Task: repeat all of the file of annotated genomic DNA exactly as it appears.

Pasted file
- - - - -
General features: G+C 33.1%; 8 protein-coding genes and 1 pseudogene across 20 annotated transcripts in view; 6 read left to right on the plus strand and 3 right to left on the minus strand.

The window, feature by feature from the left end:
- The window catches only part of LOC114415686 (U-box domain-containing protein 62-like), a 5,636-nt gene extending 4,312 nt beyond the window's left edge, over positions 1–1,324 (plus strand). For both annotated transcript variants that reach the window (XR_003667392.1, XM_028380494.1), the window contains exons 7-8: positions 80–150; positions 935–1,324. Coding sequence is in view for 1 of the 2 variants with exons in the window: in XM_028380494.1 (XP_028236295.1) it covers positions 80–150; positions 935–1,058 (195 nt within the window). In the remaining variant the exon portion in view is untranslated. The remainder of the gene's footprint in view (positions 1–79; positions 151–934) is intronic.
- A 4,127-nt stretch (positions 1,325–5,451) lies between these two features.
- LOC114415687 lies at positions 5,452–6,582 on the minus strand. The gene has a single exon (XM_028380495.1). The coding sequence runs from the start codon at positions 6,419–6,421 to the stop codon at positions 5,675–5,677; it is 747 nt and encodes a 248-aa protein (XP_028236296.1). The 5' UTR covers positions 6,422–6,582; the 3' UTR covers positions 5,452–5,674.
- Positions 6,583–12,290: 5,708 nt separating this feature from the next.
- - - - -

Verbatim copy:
General features: G+C 33.1%; 8 protein-coding genes and 1 pseudogene across 20 annotated transcripts in view; 6 read left to right on the plus strand and 3 right to left on the minus strand.

The window, feature by feature from the left end:
- The window catches only part of LOC114415686 (U-box domain-containing protein 62-like), a 5,636-nt gene extending 4,312 nt beyond the window's left edge, over positions 1–1,324 (plus strand). For both annotated transcript variants that reach the window (XR_003667392.1, XM_028380494.1), the window contains exons 7-8: positions 80–150; positions 935–1,324. Coding sequence is in view for 1 of the 2 variants with exons in the window: in XM_028380494.1 (XP_028236295.1) it covers positions 80–150; positions 935–1,058 (195 nt within the window). In the remaining variant the exon portion in view is untranslated. The remainder of the gene's footprint in view (positions 1–79; positions 151–934) is intronic.
- A 4,127-nt stretch (positions 1,325–5,451) lies between these two features.
- LOC114415687 lies at positions 5,452–6,582 on the minus strand. The gene has a single exon (XM_028380495.1). The coding sequence runs from the start codon at positions 6,419–6,421 to the stop codon at positions 5,675–5,677; it is 747 nt and encodes a 248-aa protein (XP_028236296.1). The 5' UTR covers positions 6,422–6,582; the 3' UTR covers positions 5,452–5,674.
- Positions 6,583–12,290: 5,708 nt separating this feature from the next.